Item 4: repeated submits Repeated submits of forms occur frequently, especially where connections are slow. Want to bet you’ve done it yourself: click, wait 4 or 5 seconds, click, click, click. If the receiving script isn’t prepared for this, things can start to go bad fast; multiple submits can even bring down a server in some instances.

To prevent multiple submits, use some submit count method. This is best done in JavaScript at the client machine so that the server doesn’t have to deal with such problems. A favorite method of ours is to replace the message on the submit button when the form is submitted to something like, “Processing, Please Wait”. This message is then used to disable any subsequent submits.

Item 5, malicious code It’s little known, except to certain hackers, that executable code can be introduced to a server through form fields. This is potentially a very nasty vulnerability. Prevent this from happening by declaring a character type in the head of the form document and use JavaScript before submitting the form to check entries for unwanted characters. For instance a back slash () entry might be indicative of an attack.


At this point it should be evident that forms of themselves cannot be used as a trusted source of information, hidden form fields and SSL not withstanding.

Credit card information gathering forms especially should never, ever be submitted directly to a gateway for card processing. Such a form would have to have the merchant ID numbers in it exposing vital information to anyone wanting to take a look. A hacker could make a couple of minor revisions to the form and submit it as a return credit transaction rather than an authorization. Naturally the hacker will be returning money from your merchant account to his own account.

To prevent this security breach, you must submit the form to an interim script on your host server and the form should only include information being provided by your customer. The interim script is used to configure and send the information that has to be passed to the processing gateway. In this way, the actual gateway transaction is hidden from the client, preventing any altering.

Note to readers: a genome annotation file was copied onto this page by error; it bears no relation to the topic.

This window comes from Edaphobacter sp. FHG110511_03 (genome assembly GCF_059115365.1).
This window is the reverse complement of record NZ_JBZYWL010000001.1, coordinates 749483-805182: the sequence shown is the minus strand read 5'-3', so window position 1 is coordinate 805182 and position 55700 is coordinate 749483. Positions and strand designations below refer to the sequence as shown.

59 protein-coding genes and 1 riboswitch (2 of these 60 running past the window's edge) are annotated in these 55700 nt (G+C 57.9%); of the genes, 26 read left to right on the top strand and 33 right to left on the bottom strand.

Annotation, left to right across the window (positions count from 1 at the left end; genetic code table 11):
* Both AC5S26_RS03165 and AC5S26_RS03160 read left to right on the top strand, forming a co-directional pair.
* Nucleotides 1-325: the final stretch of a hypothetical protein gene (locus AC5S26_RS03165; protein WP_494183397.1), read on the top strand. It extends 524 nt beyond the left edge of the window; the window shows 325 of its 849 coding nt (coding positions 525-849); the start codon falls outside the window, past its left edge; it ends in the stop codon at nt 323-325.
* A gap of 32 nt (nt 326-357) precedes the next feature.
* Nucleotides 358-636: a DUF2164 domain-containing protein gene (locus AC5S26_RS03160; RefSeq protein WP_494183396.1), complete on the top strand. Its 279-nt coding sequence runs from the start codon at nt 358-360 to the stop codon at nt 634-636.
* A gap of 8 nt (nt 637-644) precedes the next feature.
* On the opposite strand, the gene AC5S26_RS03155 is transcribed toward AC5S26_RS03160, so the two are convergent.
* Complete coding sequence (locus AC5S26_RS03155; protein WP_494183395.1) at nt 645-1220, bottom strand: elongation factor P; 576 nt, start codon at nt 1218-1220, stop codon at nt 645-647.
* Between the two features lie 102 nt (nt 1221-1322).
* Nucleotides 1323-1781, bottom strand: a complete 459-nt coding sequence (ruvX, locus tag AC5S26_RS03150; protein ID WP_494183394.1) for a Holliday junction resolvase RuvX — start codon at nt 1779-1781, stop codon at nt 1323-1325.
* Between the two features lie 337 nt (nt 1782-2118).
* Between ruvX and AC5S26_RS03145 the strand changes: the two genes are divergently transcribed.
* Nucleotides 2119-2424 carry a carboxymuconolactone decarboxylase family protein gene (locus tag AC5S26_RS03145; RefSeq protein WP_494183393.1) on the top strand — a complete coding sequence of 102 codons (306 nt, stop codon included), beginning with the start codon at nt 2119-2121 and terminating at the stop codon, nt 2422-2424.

Information that has to go to the gateway, but is generated earlier in a session, should be available to the interim script using server side variables, single threaded to the customer session. This cannot be stated too strongly. Nothing should be in the credit card form except the specific customer card information and a script for checking the validity of the form content and blocking multiple submits.


As an example, at ImagineNation we use an interim script to call up the gateway and at the same time return an “in process” page to the customer when a credit card form is submitted. This interim page contains no vital information and is delivered to the client browser using a window replace method so that there in no browser history of the page.

When the gateway transaction concludes, an action message is presented to the customer. If the transaction is approved, the message is a confirmation and the session is killed. At this stage, should the customer try the browser back button, they will be returned to the credit card form. However, resubmitting the form will result in an “access denied” message because the session is no longer active.

If the transaction is declined, we return a declined message page with the reason and allow the customer two more tries using a link on the page back to the credit card form. There they can change information or try using another card. This method protects us and keeps the customer happy.

Often a customer will make a mistake entering a card expiration date. There is no client or server side way to check that this is the correct card date before submitting to the gateway to process. Therefore, in the interest of customer relations, we allow a limited number of retrys on declined cards while at the same time preventing a hacker from trying many random entries until finding one that works.


You may begin to see a pattern developing here. Protecting information is a matter of creating layers of security policies, procedures, and methods. No one thing you do is adequate in itself. Your job is to make access to vital information increasingly difficult for the hacker and unlikely for the inadvertent user and mischief makers.

Forms are great, but without certain combined form and site design considerations, they represent an easy target of opportunity for even the unsophisticated hacker. They are also subject to innocent human error during information entry. Take a little time and think about the risks when creating a site using forms. Reducing the risks is not hard; it just takes a little thoughtfulness in the design.

The final installment of this article will draw some overall conclusions, look to the future, and explore myths about securing information, including a big one that’s pervasive throughout Internet.

Mel Davey is the creator of ImagineNation (, a full service E-Commerce Application Service Provider, offering Storefronts, Order Management Utilities, and 3rd party credit card processing.